Figure 2. Heuristics for nonconformances from postcondition and evaluation types.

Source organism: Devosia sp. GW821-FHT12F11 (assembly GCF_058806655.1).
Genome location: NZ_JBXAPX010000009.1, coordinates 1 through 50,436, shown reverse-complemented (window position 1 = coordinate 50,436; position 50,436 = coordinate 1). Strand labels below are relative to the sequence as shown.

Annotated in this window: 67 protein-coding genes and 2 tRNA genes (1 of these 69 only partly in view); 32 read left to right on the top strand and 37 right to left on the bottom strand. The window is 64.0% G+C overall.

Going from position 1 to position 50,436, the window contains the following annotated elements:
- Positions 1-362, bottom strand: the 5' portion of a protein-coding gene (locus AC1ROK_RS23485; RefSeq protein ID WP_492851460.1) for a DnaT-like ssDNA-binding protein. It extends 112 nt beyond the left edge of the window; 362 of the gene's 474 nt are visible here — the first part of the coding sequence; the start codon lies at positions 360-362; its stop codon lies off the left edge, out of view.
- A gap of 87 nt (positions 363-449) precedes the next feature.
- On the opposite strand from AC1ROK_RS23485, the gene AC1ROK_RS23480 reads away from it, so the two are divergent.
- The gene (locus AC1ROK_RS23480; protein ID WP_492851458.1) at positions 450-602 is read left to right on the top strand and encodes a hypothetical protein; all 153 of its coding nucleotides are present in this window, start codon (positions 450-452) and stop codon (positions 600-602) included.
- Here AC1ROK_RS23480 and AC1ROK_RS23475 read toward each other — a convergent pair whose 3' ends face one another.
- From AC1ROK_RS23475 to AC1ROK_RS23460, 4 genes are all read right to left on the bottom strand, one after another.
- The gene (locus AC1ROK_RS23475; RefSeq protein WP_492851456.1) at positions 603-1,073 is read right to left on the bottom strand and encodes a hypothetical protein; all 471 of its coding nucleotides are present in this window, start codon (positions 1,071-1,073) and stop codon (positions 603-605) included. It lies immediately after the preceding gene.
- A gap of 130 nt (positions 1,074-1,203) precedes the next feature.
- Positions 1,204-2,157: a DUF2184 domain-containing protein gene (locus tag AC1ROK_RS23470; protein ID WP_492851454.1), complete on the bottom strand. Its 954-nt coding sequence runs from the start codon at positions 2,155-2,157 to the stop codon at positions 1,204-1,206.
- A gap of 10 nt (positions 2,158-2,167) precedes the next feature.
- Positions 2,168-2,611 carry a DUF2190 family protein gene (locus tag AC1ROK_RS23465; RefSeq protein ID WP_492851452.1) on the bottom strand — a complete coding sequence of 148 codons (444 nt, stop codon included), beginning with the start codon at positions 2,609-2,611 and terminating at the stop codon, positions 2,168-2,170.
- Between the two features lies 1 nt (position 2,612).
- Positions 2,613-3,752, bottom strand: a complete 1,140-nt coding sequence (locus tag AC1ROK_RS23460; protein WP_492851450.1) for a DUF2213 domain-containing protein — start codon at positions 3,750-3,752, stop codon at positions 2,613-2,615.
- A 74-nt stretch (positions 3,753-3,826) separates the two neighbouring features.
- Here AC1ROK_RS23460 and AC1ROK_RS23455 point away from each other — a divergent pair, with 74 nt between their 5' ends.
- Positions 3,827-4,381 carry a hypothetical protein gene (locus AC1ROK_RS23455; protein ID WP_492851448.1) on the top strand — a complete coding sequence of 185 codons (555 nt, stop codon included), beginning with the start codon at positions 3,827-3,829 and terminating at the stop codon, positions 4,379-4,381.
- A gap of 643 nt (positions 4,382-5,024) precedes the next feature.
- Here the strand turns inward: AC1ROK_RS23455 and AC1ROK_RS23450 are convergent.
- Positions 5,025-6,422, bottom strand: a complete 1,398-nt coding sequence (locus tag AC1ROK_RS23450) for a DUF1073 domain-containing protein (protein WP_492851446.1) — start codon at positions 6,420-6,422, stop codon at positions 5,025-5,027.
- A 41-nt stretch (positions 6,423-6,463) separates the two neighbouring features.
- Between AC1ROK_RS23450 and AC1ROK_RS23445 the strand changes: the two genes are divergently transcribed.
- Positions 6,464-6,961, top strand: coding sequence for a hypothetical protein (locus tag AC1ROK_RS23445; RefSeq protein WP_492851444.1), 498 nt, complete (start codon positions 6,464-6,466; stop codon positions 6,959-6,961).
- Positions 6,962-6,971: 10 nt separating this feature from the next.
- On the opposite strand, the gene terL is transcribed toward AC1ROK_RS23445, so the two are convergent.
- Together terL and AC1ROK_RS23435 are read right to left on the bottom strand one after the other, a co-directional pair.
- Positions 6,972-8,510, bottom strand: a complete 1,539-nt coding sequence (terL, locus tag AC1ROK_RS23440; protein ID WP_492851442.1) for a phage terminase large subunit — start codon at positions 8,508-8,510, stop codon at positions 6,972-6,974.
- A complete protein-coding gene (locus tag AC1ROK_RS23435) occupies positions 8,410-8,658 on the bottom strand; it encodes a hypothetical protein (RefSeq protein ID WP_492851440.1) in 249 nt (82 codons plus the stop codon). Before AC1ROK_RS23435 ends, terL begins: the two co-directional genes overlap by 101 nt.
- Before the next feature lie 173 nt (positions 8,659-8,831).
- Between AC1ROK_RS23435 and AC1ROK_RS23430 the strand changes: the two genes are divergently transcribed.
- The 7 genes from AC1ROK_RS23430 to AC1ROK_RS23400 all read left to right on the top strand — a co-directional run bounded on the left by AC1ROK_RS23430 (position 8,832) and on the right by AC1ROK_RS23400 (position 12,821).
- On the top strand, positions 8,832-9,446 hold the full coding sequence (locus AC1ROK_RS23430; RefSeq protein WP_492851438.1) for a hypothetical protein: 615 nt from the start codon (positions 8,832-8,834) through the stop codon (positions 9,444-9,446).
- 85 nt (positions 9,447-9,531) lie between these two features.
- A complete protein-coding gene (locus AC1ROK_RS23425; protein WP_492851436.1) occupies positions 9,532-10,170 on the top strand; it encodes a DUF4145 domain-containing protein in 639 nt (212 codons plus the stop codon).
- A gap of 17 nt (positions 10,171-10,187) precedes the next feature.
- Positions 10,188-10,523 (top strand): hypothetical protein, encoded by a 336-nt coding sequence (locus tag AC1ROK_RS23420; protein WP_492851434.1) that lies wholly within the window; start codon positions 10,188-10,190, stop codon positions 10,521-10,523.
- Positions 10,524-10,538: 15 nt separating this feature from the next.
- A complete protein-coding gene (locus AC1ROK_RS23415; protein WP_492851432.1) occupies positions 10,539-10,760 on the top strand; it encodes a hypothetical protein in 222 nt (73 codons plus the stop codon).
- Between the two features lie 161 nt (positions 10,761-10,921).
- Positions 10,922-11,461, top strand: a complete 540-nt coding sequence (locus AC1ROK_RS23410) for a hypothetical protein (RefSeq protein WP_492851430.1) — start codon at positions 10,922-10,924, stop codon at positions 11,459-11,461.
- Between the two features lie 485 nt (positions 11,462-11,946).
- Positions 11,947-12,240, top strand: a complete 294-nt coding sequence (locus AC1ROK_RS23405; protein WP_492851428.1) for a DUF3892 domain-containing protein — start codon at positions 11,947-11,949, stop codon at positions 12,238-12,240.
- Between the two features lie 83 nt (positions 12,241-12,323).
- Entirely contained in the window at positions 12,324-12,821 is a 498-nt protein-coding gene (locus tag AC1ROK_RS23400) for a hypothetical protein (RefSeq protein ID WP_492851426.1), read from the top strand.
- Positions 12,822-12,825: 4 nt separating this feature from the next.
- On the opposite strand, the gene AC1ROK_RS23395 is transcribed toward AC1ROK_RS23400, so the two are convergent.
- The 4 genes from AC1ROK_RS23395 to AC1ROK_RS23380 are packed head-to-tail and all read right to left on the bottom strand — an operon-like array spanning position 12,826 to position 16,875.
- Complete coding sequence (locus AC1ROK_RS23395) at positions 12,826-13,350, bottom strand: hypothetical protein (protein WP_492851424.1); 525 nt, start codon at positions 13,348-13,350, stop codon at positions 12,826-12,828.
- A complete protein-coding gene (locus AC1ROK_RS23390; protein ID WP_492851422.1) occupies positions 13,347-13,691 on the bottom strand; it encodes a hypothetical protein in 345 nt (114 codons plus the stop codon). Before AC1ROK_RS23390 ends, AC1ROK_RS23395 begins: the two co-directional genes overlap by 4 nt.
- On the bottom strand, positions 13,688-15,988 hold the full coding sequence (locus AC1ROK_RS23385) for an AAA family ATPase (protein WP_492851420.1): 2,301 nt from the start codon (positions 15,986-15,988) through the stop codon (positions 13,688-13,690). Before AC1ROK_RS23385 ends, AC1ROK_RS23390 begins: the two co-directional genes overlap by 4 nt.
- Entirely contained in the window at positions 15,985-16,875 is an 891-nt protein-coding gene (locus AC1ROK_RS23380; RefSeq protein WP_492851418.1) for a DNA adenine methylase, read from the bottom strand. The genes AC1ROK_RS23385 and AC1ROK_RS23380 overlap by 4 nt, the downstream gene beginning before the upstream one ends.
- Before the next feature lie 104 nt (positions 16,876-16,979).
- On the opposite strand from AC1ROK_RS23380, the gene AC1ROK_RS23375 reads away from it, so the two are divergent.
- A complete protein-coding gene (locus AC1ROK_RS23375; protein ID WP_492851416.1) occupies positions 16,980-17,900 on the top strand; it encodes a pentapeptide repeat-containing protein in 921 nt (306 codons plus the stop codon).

For a nonconformance from invariant type, whether there are some field from the class that is not initialized into the constructor, the likely cause proposed is Code error; otherwise, whether there is the default precondition, or nothing, or whether there is at least one field modified on method body; in either case, the likely cause suggested is Weak precondition; otherwise Strong invariant is the suggestion. If a class has some field not initialized, the default JML invariant is violated (invariant that determines all fields must be non-null); so, in this case we suggest as likely cause Code error (null-related) due to the fact that the code does not initialize all field from the class. Case all field are non-null and the method has the default precondition or nothing, it means that all clients are allowed and this fact can cause problems in the method exit (violating an invariant, for example) – the method’s body can be unable to produce the desired result; so, weak precondition is proposed; furthermore, if there is a field modified on method body, and the precondition does not check anything about the field, weak precondition is also suggested. Finally, if neither of these cases occurs, the suggestion is strong invariant – an invariant so strong that possibly cannot be satisfied by the method’s body. Figure 3 shows the heuristics for nonconformances of invariant.